Are Chia Seeds Permitted on The Paleo Diet?

Chia Seeds | The Paleo Diet

Hello Dr. Cordain,

Are there any negative effects associated with chia seeds which would make them inappropriate in The Paleo Diet?

Thank you.

Dr. Cordain’s Response:

Good question. I would imagine that many of our readers have never even heard of chia seeds much less eaten them. Chia seeds (Salvia hispanica L.) are a member of the Labiatae plant family and are native to southern Mexico and northern Guatemala. The seeds are small, oval shaped; either black or white colored and resemble sesame seeds. These seeds were cultivated as a food crop for thousands of years in this region by the Aztecs and other native cultures. Chia seeds can be consumed in a variety of ways including roasting and grinding the seeds into a flour known as Chianpinolli which can then become incorporated into tortillas, tamales, and various beverages. The roasted ground seeds were traditionally consumed as a semi-fluid mucilaginous gruel (Pinole) when water is added to the flour. In post-Columbian times the most popular use of chia flour was to make a refreshing beverage in which the ratio of seeds to water is decreased, thereby resulting in a less gelatinous consistency to which lemon, sugar or fruit juice are added. The sticky consistency of chia seed Pinole or chia beverages comes from a clear mucilaginous, polysaccharide gel that remains tightly bound to the seeds. This sticky gel forms a physical barrier which may impair digestion and absorption of fat from the seed while also causing a low protein digestibility.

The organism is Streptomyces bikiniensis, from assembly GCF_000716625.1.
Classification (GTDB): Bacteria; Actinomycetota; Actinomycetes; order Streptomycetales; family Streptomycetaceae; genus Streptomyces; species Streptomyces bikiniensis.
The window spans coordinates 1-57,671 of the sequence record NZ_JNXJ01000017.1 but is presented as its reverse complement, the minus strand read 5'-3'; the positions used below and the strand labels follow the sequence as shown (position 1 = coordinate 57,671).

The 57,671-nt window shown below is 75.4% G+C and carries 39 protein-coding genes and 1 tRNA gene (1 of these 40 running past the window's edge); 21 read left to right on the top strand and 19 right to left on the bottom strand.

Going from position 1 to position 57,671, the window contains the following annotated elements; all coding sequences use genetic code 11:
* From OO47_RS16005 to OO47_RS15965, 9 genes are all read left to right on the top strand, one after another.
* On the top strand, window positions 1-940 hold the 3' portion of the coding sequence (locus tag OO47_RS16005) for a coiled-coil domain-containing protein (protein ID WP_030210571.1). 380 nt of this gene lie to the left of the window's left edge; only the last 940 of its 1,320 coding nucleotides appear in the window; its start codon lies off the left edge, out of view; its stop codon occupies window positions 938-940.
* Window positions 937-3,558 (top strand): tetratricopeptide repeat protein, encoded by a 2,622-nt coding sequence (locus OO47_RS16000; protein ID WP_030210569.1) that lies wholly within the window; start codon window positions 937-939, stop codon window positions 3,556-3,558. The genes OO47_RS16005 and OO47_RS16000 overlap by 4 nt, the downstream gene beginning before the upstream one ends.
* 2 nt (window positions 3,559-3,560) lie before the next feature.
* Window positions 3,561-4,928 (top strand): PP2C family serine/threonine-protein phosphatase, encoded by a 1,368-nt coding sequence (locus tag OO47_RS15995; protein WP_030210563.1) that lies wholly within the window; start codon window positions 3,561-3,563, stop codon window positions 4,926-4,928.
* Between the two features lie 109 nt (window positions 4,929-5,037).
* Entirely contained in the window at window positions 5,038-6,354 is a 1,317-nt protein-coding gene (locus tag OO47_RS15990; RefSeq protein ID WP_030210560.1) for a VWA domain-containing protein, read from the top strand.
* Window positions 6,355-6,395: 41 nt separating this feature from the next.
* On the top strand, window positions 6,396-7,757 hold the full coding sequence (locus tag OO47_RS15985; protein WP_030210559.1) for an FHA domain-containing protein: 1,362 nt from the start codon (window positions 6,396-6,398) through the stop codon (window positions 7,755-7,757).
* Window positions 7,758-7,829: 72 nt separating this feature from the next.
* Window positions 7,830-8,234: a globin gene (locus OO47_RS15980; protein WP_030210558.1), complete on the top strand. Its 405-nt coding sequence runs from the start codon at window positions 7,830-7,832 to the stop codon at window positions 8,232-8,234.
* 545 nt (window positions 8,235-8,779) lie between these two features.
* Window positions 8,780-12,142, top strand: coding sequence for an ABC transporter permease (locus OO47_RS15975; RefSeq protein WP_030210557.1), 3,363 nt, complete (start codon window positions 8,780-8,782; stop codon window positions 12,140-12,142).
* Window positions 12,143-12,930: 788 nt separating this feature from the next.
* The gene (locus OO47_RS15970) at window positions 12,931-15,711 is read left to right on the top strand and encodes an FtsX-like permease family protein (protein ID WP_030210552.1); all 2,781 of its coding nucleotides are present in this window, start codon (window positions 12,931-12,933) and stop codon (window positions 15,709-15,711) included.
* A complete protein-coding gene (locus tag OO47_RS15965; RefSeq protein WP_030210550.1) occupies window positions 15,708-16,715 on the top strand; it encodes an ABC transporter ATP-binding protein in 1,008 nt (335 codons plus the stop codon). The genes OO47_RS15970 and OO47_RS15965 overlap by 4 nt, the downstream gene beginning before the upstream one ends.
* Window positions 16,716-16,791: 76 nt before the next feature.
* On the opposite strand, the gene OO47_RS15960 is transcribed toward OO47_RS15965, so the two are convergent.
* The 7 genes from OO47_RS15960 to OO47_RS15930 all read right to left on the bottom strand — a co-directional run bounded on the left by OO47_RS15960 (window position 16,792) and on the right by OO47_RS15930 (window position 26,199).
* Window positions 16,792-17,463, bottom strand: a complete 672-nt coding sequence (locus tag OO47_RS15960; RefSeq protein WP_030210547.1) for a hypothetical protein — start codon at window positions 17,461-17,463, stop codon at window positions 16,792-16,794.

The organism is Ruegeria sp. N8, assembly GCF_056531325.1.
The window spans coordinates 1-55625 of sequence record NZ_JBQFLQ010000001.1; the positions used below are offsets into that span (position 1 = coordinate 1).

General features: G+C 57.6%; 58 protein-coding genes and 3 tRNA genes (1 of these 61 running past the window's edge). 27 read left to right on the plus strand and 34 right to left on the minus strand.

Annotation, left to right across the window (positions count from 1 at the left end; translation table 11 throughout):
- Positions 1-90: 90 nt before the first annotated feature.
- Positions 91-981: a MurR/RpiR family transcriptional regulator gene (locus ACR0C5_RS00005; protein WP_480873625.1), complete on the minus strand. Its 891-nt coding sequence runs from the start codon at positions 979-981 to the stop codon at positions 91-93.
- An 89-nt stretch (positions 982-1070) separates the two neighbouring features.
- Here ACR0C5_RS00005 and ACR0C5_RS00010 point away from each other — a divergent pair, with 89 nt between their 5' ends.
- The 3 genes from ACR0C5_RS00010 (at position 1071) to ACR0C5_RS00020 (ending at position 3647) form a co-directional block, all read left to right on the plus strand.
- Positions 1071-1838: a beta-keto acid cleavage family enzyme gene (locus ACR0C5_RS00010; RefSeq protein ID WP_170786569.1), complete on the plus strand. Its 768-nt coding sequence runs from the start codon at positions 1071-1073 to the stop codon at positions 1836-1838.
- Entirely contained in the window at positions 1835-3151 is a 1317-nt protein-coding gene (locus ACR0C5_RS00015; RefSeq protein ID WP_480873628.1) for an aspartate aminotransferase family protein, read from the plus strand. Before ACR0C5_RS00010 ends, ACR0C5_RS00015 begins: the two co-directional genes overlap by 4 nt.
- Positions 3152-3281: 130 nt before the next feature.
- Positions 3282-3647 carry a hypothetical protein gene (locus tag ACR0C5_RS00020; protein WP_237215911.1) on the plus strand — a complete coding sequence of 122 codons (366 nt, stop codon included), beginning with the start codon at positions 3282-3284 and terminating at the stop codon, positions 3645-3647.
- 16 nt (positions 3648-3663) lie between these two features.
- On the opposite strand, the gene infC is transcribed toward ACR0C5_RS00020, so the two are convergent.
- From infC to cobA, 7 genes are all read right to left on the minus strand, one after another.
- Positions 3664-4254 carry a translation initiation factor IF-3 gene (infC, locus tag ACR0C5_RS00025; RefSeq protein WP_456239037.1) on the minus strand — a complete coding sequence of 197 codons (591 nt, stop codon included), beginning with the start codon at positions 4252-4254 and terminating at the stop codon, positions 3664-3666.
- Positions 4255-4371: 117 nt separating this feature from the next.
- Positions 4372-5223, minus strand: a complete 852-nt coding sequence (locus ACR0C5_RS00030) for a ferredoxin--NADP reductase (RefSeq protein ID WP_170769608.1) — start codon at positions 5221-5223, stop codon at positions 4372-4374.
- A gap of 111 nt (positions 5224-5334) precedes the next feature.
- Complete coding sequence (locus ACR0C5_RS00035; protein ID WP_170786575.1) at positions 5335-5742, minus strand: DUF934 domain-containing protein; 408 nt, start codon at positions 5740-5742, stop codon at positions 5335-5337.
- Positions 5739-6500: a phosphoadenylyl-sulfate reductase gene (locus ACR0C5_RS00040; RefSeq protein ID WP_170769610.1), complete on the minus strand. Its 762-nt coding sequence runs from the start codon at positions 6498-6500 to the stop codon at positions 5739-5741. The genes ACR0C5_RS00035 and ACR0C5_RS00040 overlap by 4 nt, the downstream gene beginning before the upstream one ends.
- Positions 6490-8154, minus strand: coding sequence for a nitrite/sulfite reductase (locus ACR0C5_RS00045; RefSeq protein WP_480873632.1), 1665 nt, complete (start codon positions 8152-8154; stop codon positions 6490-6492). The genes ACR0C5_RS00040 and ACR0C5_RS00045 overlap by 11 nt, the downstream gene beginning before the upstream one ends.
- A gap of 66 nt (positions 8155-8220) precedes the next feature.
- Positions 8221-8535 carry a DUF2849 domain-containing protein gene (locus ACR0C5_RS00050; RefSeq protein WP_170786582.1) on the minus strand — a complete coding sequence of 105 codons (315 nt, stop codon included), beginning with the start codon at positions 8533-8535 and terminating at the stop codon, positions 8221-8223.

In the past 20 years a revival of interest in chia seeds has occurred primarily because of their high fat content of about 25-39% by weight, of which 50-57% is the therapeutic omega-3 fatty acid and alpha linolenic acid (ALA). In the past 10 years chia seeds have been used as a foodstuff for animals to enrich their eggs and meat with omega-3 fatty acids. So I wholeheartedly approve of feeding chia seeds to animals and then eating the omega-3 fatty acid enriched meat or eggs of these animals.

How about feeding chia seeds to humans – should we consume chia seeds because of their high omega-3 fatty acid (ALA) content? The Table below shows the entire nutrient profile of chia seeds. At least on paper, it would appear that chia seeds are a nutritious food that is not only high in ALA, but also is a good source of protein, fiber, certain B vitamins, calcium, iron and manganese.

Unfortunately, the devil is always in the details…


Loren Cordain, Ph.D., Professor Emeritus

About Loren Cordain, PhD, Professor Emeritus